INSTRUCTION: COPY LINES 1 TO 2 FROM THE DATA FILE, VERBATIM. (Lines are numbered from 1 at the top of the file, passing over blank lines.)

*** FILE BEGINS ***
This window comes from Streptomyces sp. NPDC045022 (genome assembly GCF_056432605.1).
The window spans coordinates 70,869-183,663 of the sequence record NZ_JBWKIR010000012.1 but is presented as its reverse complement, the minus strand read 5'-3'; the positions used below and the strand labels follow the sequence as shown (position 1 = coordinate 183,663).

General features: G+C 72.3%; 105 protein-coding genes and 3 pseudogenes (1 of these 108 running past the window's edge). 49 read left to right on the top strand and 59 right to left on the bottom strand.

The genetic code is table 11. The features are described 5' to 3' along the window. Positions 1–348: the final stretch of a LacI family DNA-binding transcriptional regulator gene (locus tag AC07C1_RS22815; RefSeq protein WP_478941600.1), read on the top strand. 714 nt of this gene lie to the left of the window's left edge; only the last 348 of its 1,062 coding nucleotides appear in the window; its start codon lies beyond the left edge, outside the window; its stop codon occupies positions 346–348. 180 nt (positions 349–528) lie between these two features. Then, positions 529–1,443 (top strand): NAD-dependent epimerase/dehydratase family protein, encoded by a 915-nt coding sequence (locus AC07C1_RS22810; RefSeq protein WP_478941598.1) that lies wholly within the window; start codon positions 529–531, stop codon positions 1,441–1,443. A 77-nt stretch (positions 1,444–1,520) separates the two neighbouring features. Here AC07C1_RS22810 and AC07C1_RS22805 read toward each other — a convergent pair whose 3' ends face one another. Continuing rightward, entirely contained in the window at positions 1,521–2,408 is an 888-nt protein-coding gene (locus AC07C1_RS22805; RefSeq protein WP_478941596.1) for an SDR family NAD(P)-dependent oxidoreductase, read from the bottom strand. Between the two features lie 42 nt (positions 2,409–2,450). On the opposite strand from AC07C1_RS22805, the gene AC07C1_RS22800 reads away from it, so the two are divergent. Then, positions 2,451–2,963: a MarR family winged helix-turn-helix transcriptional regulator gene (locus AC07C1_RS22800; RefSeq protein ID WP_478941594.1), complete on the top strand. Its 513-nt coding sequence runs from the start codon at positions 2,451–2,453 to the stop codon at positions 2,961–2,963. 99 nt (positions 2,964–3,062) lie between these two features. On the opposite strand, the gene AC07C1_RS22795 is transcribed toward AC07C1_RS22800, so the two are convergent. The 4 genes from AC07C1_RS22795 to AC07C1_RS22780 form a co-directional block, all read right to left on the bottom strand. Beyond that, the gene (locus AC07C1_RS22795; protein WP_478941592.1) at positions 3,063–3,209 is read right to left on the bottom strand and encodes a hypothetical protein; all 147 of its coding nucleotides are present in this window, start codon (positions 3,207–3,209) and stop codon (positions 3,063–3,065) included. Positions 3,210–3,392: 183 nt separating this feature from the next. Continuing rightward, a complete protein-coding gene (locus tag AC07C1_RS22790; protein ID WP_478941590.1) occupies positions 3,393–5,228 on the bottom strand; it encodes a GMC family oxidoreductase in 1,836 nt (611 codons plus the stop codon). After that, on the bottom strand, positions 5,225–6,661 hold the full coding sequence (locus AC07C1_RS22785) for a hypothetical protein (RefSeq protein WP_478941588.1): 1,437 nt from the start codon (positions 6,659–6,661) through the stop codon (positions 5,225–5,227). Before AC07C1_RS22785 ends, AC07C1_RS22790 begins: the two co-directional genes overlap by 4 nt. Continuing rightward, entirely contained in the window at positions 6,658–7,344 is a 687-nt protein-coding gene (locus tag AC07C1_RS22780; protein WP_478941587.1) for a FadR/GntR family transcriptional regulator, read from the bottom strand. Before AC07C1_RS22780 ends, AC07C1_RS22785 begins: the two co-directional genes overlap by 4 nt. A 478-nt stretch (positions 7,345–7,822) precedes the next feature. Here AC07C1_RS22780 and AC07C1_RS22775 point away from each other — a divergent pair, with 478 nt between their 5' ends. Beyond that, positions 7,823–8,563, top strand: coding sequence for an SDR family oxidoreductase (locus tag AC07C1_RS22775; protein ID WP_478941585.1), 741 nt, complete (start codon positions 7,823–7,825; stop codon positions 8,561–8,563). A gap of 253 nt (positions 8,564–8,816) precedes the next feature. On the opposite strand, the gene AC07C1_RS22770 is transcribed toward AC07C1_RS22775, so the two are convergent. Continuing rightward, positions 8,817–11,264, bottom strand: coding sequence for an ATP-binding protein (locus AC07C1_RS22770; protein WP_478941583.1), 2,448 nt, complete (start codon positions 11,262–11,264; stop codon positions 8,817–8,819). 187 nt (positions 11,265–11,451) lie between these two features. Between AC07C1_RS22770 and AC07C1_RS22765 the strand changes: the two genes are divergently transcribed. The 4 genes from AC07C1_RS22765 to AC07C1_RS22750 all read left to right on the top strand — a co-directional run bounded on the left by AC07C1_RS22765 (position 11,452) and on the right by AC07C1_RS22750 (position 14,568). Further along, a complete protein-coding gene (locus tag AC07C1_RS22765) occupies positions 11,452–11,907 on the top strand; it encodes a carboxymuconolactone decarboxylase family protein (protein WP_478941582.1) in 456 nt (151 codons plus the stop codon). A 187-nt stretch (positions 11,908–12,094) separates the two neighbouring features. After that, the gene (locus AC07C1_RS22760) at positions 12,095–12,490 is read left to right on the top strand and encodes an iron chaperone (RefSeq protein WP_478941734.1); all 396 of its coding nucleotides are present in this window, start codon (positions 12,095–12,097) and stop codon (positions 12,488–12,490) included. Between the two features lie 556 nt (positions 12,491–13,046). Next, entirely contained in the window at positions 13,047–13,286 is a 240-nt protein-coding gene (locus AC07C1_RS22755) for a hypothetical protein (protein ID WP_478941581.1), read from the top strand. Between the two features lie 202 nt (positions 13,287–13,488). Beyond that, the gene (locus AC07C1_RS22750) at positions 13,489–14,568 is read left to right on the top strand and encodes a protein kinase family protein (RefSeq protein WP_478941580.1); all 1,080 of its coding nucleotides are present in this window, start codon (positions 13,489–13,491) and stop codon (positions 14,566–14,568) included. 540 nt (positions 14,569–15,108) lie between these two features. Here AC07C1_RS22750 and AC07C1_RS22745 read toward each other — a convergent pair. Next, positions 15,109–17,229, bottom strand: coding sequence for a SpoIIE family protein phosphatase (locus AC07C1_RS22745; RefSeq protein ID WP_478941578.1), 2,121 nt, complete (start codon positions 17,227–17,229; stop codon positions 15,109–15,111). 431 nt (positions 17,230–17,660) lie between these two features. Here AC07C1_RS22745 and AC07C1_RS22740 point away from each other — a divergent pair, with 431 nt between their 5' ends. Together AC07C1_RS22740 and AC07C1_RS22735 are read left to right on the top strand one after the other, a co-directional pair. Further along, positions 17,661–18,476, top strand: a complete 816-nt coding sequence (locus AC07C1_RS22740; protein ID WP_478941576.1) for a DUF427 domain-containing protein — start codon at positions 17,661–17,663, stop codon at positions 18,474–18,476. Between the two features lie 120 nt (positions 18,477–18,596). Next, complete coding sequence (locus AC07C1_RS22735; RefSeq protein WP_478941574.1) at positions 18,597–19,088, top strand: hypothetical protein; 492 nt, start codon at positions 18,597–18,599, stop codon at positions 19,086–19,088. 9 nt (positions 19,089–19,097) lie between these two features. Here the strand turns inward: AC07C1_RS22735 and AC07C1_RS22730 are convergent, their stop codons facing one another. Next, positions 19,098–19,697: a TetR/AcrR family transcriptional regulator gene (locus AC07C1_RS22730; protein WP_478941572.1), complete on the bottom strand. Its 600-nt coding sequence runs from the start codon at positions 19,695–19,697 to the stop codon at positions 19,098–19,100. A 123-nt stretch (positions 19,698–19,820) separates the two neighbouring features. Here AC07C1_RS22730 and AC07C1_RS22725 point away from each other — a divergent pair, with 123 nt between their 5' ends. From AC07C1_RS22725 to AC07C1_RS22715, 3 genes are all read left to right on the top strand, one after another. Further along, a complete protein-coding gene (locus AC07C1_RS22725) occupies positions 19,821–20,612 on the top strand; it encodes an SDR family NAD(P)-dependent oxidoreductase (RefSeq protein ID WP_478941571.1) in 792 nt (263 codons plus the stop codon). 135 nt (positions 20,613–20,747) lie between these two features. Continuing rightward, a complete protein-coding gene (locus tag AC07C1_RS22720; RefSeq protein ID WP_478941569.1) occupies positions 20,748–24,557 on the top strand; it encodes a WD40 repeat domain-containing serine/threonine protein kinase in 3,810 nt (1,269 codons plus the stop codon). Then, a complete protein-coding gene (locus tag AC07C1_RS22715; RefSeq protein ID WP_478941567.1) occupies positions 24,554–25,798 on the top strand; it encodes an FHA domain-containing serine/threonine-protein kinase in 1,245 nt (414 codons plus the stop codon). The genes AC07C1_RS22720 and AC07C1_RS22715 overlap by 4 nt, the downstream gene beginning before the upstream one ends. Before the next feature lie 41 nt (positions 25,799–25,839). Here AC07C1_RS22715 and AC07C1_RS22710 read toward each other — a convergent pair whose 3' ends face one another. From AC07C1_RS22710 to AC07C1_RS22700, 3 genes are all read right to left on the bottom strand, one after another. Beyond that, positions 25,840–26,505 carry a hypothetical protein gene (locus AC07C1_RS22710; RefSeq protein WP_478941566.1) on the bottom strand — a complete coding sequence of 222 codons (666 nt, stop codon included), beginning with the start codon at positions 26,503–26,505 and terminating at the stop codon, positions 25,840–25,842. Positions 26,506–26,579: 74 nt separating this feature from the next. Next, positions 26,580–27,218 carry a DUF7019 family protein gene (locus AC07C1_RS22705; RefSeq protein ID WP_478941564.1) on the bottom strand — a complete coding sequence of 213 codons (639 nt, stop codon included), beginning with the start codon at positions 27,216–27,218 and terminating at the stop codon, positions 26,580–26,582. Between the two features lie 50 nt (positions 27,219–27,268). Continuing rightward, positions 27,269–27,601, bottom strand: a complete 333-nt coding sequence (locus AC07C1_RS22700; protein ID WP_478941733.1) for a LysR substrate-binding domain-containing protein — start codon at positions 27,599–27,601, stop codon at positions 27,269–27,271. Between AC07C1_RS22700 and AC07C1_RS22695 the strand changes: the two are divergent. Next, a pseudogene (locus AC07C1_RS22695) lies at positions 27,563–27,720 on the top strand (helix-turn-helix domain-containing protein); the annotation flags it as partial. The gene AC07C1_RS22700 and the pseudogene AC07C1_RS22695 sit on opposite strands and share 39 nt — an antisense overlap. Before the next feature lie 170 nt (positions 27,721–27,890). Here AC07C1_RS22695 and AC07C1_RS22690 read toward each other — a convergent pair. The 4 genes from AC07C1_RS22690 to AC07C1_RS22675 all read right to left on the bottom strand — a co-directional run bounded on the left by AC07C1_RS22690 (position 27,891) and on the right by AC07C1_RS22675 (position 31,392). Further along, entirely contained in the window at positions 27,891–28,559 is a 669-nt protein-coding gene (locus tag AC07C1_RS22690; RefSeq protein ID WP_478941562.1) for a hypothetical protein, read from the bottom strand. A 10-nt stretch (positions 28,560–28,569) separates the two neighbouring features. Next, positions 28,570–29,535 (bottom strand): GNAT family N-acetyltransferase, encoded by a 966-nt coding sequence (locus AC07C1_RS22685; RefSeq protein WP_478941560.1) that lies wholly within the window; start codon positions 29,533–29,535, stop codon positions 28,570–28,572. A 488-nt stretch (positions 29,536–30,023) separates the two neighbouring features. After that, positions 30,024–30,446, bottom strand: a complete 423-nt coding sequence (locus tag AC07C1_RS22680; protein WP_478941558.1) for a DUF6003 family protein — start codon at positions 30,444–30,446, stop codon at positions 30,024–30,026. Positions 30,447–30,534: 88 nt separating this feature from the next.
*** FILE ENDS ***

This window comes from Streptomyces sp. NPDC045022 (genome assembly GCF_056432605.1).
The window spans coordinates 70,869-183,663 of the sequence record NZ_JBWKIR010000012.1 but is presented as its reverse complement, the minus strand read 5'-3'; the positions used below and the strand labels follow the sequence as shown (position 1 = coordinate 183,663).